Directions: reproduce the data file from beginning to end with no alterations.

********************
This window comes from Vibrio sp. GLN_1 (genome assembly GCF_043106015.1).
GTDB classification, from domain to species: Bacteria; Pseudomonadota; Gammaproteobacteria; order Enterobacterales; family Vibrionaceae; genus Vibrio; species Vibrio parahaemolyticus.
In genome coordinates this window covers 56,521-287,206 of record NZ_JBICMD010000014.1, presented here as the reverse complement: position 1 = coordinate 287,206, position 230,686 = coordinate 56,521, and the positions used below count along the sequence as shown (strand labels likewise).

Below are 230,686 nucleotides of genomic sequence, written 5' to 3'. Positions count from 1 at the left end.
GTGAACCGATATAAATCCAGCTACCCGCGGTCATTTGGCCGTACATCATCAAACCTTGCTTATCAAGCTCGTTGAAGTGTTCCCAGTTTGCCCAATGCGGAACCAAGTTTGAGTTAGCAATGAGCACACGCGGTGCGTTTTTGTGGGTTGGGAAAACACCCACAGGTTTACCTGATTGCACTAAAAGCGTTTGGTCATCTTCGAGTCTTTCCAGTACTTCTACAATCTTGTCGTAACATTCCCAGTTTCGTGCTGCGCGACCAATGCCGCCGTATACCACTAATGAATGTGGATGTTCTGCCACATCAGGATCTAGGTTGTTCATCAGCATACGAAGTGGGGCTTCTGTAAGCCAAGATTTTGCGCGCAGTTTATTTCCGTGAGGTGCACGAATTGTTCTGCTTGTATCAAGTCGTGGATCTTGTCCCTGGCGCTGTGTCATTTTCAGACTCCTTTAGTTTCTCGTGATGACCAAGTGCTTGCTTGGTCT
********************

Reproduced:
This window comes from Vibrio sp. GLN_1 (genome assembly GCF_043106015.1).
GTDB classification, from domain to species: Bacteria; Pseudomonadota; Gammaproteobacteria; order Enterobacterales; family Vibrionaceae; genus Vibrio; species Vibrio parahaemolyticus.
In genome coordinates this window covers 56,521-287,206 of record NZ_JBICMD010000014.1, presented here as the reverse complement: position 1 = coordinate 287,206, position 230,686 = coordinate 56,521, and the positions used below count along the sequence as shown (strand labels likewise).

Below are 230,686 nucleotides of genomic sequence, written 5' to 3'. Positions count from 1 at the left end.
GTGAACCGATATAAATCCAGCTACCCGCGGTCATTTGGCCGTACATCATCAAACCTTGCTTATCAAGCTCGTTGAAGTGTTCCCAGTTTGCCCAATGCGGAACCAAGTTTGAGTTAGCAATGAGCACACGCGGTGCGTTTTTGTGGGTTGGGAAAACACCCACAGGTTTACCTGATTGCACTAAAAGCGTTTGGTCATCTTCGAGTCTTTCCAGTACTTCTACAATCTTGTCGTAACATTCCCAGTTTCGTGCTGCGCGACCAATGCCGCCGTATACCACTAATGAATGTGGATGTTCTGCCACATCAGGATCTAGGTTGTTCATCAGCATACGAAGTGGGGCTTCTGTAAGCCAAGATTTTGCGCGCAGTTTATTTCCGTGAGGTGCACGAATTGTTCTGCTTGTATCAAGTCGTGGATCTTGTCCCTGGCGCTGTGTCATTTTCAGACTCCTTTAGTTTCTCGTGATGACCAAGTGCTTGCTTGGTCT